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Reasons similar to java.lang.String, I'd guess. –  duffymo Jan 16 '09 at 17:38
    
String is final. –  Bill the Lizard Jan 16 '09 at 17:40

Make your constructors private and provide factory functions to create instances.

This can be especially helpful when you want to choose an appropriate implementation from multiple, but don't want to allow arbitrary subclassing as in

abstract class Matrix {
   public static Matrix fromDoubleArray(double[][] elemens) {
     if (isSparse(elements)) {
      return new SparseMatrix(elements);
    } else {
      return new DenseMatrix(elements);
    }
  }
  private Matrix() { ... }  // Even though it's private, inner sub-classes can still use it
  private static class SparseMatrix extends Matrix { ... }
}
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  • Use final
  • Use private constructors
  • Use a comment:

    // do not inherit
    
  • Use a javadoc comment

  • Make every method final, so people can't override them
  • Use a runtime check in the class constructor:

    if (this.getClass() != MyClass.class) {
        throw new RuntimeException("Subclasses not allowed");
    }
    
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1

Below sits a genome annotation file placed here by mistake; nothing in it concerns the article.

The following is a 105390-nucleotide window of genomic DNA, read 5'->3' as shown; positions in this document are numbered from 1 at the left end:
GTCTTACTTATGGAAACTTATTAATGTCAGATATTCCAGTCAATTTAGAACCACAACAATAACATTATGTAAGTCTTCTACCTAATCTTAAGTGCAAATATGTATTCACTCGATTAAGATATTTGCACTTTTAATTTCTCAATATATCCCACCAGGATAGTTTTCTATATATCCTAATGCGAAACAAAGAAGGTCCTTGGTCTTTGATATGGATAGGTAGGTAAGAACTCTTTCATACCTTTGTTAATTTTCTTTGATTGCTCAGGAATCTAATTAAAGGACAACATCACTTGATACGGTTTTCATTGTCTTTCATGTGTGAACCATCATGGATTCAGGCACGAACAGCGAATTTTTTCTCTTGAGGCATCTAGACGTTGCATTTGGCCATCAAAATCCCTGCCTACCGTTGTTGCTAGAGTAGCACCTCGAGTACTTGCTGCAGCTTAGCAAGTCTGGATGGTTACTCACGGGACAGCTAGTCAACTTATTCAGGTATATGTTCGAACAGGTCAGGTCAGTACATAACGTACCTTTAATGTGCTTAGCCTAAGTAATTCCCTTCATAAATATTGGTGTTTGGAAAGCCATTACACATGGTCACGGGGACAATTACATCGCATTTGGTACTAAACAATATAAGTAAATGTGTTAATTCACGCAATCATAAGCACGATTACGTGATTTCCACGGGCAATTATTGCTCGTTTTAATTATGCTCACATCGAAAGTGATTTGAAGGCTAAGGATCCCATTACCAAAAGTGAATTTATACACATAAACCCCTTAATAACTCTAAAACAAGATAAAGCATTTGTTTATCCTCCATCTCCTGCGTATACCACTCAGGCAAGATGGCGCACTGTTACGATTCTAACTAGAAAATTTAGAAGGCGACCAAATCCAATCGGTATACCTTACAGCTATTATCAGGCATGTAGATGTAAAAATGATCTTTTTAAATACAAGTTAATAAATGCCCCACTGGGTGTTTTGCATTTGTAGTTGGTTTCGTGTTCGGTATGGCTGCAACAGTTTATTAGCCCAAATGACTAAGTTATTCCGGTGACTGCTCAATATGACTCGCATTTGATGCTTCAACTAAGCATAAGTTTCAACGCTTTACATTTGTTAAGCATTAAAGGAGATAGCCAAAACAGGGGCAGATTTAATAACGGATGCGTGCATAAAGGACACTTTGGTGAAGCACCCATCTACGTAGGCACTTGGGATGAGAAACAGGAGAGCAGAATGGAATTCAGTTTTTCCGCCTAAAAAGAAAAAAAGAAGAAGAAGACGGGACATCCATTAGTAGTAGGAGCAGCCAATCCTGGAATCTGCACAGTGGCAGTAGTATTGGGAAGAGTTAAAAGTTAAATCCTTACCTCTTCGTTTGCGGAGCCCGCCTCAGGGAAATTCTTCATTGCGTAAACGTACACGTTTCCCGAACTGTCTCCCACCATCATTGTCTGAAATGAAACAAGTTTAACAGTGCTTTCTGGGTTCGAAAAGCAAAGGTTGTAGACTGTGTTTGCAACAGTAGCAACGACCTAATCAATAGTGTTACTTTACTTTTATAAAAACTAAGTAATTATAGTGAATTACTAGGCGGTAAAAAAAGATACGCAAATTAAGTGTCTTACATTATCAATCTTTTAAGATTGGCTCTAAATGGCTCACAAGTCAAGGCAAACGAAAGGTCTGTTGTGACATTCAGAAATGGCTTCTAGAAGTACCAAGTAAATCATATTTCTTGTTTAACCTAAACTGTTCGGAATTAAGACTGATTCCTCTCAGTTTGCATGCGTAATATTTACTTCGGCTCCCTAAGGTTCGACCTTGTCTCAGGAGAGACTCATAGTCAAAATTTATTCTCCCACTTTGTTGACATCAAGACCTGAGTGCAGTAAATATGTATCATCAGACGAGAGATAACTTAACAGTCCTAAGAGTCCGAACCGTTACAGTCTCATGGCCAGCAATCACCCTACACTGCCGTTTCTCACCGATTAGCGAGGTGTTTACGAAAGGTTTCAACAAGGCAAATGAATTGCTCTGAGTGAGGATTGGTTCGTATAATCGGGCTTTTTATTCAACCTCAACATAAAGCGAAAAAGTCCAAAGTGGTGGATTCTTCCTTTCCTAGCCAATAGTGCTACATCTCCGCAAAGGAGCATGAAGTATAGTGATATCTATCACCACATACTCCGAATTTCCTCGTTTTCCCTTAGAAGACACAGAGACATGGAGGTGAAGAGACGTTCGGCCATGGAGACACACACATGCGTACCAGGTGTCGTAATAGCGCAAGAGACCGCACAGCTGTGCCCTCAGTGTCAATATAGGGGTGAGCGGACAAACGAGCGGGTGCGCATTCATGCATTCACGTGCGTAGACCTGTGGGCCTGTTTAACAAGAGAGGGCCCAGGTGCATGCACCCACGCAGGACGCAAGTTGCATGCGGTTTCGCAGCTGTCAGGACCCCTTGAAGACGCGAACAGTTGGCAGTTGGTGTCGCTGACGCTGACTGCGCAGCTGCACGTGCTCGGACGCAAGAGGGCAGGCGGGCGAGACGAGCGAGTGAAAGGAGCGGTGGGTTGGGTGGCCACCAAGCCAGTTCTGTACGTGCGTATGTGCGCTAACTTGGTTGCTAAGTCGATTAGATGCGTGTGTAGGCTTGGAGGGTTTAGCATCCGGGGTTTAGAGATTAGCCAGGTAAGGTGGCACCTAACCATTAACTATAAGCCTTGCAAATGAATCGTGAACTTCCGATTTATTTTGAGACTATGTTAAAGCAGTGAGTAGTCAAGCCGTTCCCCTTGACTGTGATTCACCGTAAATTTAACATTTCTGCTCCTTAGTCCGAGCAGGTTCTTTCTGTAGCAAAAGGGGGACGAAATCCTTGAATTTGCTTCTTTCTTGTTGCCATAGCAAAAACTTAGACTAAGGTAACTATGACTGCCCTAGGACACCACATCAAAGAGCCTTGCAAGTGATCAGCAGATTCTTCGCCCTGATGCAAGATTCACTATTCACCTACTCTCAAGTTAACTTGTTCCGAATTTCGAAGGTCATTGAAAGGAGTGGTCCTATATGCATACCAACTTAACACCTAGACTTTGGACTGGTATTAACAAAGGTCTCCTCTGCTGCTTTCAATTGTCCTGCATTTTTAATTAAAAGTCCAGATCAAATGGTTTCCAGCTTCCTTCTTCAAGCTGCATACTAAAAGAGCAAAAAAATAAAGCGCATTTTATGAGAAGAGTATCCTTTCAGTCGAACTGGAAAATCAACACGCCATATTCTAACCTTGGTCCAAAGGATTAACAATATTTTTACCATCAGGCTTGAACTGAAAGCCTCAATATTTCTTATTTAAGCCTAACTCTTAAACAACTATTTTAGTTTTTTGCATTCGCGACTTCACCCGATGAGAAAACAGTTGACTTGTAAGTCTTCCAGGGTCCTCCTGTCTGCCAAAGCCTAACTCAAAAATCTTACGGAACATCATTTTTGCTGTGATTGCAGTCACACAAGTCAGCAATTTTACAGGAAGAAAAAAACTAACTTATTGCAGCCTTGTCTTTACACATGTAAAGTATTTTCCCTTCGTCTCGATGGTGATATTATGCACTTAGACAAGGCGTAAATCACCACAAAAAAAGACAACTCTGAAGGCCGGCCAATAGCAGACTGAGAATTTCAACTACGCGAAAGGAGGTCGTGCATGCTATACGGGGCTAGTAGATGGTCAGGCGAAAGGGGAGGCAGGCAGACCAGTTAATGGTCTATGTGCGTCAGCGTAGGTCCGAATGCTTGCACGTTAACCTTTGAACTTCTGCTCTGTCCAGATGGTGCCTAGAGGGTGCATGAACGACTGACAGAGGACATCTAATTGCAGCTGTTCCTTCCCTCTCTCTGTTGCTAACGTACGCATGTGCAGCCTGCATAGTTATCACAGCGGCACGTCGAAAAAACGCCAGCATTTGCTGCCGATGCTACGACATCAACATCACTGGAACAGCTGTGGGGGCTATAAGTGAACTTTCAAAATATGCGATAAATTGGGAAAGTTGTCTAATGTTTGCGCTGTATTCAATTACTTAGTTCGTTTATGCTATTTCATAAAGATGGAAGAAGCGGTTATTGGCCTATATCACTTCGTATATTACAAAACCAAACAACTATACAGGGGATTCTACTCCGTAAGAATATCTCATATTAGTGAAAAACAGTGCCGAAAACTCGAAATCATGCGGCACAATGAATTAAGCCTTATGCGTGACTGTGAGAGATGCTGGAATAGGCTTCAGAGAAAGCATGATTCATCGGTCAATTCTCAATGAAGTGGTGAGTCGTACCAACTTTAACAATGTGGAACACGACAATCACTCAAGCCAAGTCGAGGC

The comment idea really does not make much sense. A JavaDoc comment makes a lot more sense, but is still not foolproof. –  eleven81 Jan 16 '09 at 17:29

I'd have to say it's typically bad form. Though there are almost always cases where something is valid, I'd have to saying stopping inheritance in an OO world is normally not a good idea. Read up on the Open-Closed Principle and here. Protect your functionality but don't make it impossible for the guy who comes in and supports it...

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3  
Inheritance is way overrated. Unless you design your class for subclassing, you better avoid it. –  Peter Štibraný Jan 16 '09 at 17:13
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+1 to Peter's comment. As I've said elsewhere (many times!) I wish classes were sealed (C#) / final (Java) by default. Inheritance is great, when you really need it - but it can be a pain if you just use it without thinking carefully about it. –  Jon Skeet Jan 16 '09 at 17:15
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"Design and document for inheritance or else prohibit it." -- Josh Bloch, Effective Java Item 17 –  Michael Myers Jan 16 '09 at 17:17
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Read Michael Feather's book "Working Effectively with Legacy Code". It's gotten me through a number of brownfield projects and things like classes and methods you can't touch are major pain points. Even if you didn't intend for it, feature XYZ will need it. All about future proofing... –  Mark G Jan 16 '09 at 17:18
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@Jon Skeet: I guess in my experience I've just not seen it. Take any of the dialogs in the .NET BCL (Open/Save/Print), can't do a danged thing with them because they're sealed, major pain. But this discussion should probably be in a different question with the tag of 'Subjective' –  Mark G Jan 16 '09 at 18:35